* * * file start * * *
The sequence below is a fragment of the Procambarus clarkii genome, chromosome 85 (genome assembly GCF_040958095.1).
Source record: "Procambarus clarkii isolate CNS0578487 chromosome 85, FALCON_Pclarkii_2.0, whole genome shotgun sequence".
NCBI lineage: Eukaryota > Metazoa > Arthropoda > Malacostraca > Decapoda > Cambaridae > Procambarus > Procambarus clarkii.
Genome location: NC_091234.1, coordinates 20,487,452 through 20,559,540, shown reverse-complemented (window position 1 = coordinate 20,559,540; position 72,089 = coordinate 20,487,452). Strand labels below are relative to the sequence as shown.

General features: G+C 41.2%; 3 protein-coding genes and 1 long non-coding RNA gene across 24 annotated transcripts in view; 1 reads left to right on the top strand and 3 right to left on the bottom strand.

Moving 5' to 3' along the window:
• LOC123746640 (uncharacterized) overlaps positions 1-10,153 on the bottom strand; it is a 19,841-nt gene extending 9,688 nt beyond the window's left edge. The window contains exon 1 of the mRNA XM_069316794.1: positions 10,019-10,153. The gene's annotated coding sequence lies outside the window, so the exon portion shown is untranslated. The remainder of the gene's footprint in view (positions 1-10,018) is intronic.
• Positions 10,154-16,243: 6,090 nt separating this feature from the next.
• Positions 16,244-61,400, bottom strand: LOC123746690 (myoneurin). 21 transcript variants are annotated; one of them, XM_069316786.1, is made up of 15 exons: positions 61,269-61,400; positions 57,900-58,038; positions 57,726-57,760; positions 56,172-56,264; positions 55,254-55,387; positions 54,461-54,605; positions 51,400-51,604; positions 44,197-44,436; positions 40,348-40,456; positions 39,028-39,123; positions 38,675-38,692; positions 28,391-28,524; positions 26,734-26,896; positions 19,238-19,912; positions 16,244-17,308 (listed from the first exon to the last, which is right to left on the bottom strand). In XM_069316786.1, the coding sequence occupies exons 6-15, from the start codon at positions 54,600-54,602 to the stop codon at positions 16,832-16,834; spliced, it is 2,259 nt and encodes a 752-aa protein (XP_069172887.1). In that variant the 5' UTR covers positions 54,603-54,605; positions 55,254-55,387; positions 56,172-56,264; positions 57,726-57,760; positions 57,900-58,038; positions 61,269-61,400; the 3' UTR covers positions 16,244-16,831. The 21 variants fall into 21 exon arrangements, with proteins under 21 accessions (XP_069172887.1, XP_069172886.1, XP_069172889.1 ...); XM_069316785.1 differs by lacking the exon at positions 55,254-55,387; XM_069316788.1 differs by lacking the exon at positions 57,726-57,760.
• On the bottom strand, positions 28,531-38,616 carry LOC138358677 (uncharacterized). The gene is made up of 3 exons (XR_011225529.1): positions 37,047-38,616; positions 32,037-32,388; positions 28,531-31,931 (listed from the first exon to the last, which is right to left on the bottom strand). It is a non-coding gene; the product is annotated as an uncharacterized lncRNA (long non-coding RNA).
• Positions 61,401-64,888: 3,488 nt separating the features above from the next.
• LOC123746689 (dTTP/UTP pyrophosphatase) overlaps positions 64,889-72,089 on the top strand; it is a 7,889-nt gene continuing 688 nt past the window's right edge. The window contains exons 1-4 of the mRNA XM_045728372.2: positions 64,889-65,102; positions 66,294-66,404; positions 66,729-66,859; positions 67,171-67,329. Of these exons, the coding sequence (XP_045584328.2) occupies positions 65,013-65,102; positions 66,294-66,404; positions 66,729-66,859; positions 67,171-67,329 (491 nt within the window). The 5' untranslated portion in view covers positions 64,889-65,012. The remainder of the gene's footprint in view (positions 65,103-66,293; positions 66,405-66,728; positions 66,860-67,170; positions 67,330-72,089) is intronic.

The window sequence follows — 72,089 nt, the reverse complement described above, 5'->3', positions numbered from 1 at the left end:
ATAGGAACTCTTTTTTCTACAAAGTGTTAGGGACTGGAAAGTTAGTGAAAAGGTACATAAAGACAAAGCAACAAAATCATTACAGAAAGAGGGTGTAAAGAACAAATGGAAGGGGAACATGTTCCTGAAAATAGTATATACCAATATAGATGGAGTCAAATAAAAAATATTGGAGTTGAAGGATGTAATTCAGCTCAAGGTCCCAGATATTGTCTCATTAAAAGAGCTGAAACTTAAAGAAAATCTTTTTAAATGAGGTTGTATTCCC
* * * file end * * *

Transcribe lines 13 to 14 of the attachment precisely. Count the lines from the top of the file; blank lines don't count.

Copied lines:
The window sequence follows — 72,089 nt, the reverse complement described above, 5'->3', positions numbered from 1 at the left end:
ATAGGAACTCTTTTTTCTACAAAGTGTTAGGGACTGGAAAGTTAGTGAAAAGGTACATAAAGACAAAGCAACAAAATCATTACAGAAAGAGGGTGTAAAGAACAAATGGAAGGGGAACATGTTCCTGAAAATAGTATATACCAATATAGATGGAGTCAAATAAAAAATATTGGAGTTGAAGGATGTAATTCAGCTCAAGGTCCCAGATATTGTCTCATTAAAAGAGCTGAAACTTAAAGAAAATCTTTTTAAATGAGGTTGTATTCCC